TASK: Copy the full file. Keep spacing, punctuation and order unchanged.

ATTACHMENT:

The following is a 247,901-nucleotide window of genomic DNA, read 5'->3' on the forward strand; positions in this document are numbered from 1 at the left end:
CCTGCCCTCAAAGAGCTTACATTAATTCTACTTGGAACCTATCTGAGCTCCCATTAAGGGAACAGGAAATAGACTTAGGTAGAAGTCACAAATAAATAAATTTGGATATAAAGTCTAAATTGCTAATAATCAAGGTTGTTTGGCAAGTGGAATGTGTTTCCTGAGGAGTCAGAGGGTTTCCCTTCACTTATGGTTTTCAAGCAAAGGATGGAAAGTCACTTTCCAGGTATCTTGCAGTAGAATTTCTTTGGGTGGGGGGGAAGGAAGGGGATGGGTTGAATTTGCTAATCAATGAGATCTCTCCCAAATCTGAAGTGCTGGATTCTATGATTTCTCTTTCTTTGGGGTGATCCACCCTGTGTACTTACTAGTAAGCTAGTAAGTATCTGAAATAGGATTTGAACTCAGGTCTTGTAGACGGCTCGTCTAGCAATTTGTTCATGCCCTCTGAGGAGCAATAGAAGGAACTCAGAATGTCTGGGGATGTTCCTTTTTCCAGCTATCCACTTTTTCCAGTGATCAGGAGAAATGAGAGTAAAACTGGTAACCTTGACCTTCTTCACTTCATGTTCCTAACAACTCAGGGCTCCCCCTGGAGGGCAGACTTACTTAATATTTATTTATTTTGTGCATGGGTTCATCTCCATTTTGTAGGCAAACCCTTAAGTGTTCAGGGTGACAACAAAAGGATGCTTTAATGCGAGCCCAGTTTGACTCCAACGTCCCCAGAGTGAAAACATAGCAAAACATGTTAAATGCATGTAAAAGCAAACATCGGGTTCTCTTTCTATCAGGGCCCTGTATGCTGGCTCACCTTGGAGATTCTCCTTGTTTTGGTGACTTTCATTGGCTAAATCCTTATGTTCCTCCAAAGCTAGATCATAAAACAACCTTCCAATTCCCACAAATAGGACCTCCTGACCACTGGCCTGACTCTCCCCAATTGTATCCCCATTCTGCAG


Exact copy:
The following is a 247,901-nucleotide window of genomic DNA, read 5'->3' on the forward strand; positions in this document are numbered from 1 at the left end:
CCTGCCCTCAAAGAGCTTACATTAATTCTACTTGGAACCTATCTGAGCTCCCATTAAGGGAACAGGAAATAGACTTAGGTAGAAGTCACAAATAAATAAATTTGGATATAAAGTCTAAATTGCTAATAATCAAGGTTGTTTGGCAAGTGGAATGTGTTTCCTGAGGAGTCAGAGGGTTTCCCTTCACTTATGGTTTTCAAGCAAAGGATGGAAAGTCACTTTCCAGGTATCTTGCAGTAGAATTTCTTTGGGTGGGGGGGAAGGAAGGGGATGGGTTGAATTTGCTAATCAATGAGATCTCTCCCAAATCTGAAGTGCTGGATTCTATGATTTCTCTTTCTTTGGGGTGATCCACCCTGTGTACTTACTAGTAAGCTAGTAAGTATCTGAAATAGGATTTGAACTCAGGTCTTGTAGACGGCTCGTCTAGCAATTTGTTCATGCCCTCTGAGGAGCAATAGAAGGAACTCAGAATGTCTGGGGATGTTCCTTTTTCCAGCTATCCACTTTTTCCAGTGATCAGGAGAAATGAGAGTAAAACTGGTAACCTTGACCTTCTTCACTTCATGTTCCTAACAACTCAGGGCTCCCCCTGGAGGGCAGACTTACTTAATATTTATTTATTTTGTGCATGGGTTCATCTCCATTTTGTAGGCAAACCCTTAAGTGTTCAGGGTGACAACAAAAGGATGCTTTAATGCGAGCCCAGTTTGACTCCAACGTCCCCAGAGTGAAAACATAGCAAAACATGTTAAATGCATGTAAAAGCAAACATCGGGTTCTCTTTCTATCAGGGCCCTGTATGCTGGCTCACCTTGGAGATTCTCCTTGTTTTGGTGACTTTCATTGGCTAAATCCTTATGTTCCTCCAAAGCTAGATCATAAAACAACCTTCCAATTCCCACAAATAGGACCTCCTGACCACTGGCCTGACTCTCCCCAATTGTATCCCCATTCTGCAG